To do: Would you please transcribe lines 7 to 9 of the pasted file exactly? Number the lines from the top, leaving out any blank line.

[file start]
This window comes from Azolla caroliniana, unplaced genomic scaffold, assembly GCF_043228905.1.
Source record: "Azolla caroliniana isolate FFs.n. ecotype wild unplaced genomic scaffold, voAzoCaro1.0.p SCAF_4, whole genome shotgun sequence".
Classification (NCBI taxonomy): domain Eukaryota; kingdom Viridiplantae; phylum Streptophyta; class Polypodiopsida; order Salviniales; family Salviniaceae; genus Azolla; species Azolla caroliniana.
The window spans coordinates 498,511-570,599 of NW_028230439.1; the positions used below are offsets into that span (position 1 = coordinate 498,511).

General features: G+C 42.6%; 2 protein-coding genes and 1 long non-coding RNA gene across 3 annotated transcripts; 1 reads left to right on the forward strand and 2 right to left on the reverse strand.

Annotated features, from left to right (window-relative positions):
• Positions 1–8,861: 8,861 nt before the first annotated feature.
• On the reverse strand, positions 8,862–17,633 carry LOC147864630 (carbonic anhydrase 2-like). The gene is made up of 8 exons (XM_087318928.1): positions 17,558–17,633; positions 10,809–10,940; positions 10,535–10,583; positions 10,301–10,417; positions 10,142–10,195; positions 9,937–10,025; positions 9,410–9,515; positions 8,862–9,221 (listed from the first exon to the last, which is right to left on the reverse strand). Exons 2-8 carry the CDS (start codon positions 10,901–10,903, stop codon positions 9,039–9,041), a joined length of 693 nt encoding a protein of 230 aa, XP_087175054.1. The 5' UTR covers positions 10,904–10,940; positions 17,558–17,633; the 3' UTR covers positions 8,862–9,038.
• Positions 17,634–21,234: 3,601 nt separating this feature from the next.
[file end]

• Positions 1–8,861: 8,861 nt before the first annotated feature.
• On the reverse strand, positions 8,862–17,633 carry LOC147864630 (carbonic anhydrase 2-like). The gene is made up of 8 exons (XM_087318928.1): positions 17,558–17,633; positions 10,809–10,940; positions 10,535–10,583; positions 10,301–10,417; positions 10,142–10,195; positions 9,937–10,025; positions 9,410–9,515; positions 8,862–9,221 (listed from the first exon to the last, which is right to left on the reverse strand). Exons 2-8 carry the CDS (start codon positions 10,901–10,903, stop codon positions 9,039–9,041), a joined length of 693 nt encoding a protein of 230 aa, XP_087175054.1. The 5' UTR covers positions 10,904–10,940; positions 17,558–17,633; the 3' UTR covers positions 8,862–9,038.
• Positions 17,634–21,234: 3,601 nt separating this feature from the next.